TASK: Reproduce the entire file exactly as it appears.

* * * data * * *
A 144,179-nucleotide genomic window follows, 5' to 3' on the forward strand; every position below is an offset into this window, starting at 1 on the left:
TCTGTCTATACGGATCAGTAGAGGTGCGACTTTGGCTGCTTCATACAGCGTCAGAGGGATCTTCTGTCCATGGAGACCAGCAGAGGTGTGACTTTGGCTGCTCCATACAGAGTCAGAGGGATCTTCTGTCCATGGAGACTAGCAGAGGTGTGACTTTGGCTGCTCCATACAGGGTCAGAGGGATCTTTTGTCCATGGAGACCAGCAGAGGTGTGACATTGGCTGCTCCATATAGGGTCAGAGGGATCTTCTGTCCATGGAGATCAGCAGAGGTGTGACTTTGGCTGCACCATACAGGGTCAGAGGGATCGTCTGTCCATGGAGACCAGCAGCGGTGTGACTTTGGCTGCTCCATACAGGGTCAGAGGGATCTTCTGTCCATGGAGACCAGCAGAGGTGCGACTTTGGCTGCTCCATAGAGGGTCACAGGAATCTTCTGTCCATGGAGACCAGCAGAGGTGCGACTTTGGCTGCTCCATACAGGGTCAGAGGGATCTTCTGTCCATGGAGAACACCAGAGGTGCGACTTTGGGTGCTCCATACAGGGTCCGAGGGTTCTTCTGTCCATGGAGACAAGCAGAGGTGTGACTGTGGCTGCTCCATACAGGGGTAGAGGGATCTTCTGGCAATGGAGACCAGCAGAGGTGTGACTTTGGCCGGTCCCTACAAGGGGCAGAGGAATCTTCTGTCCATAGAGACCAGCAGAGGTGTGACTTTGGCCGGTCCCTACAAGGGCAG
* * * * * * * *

A 144,179-nucleotide genomic window follows, 5' to 3' on the forward strand; every position below is an offset into this window, starting at 1 on the left:
TCTGTCTATACGGATCAGTAGAGGTGCGACTTTGGCTGCTTCATACAGCGTCAGAGGGATCTTCTGTCCATGGAGACCAGCAGAGGTGTGACTTTGGCTGCTCCATACAGAGTCAGAGGGATCTTCTGTCCATGGAGACTAGCAGAGGTGTGACTTTGGCTGCTCCATACAGGGTCAGAGGGATCTTTTGTCCATGGAGACCAGCAGAGGTGTGACATTGGCTGCTCCATATAGGGTCAGAGGGATCTTCTGTCCATGGAGATCAGCAGAGGTGTGACTTTGGCTGCACCATACAGGGTCAGAGGGATCGTCTGTCCATGGAGACCAGCAGCGGTGTGACTTTGGCTGCTCCATACAGGGTCAGAGGGATCTTCTGTCCATGGAGACCAGCAGAGGTGCGACTTTGGCTGCTCCATAGAGGGTCACAGGAATCTTCTGTCCATGGAGACCAGCAGAGGTGCGACTTTGGCTGCTCCATACAGGGTCAGAGGGATCTTCTGTCCATGGAGAACACCAGAGGTGCGACTTTGGGTGCTCCATACAGGGTCCGAGGGTTCTTCTGTCCATGGAGACAAGCAGAGGTGTGACTGTGGCTGCTCCATACAGGGGTAGAGGGATCTTCTGGCAATGGAGACCAGCAGAGGTGTGACTTTGGCCGGTCCCTACAAGGGGCAGAGGAATCTTCTGTCCATAGAGACCAGCAGAGGTGTGACTTTGGCCGGTCCCTACAAGGGCAG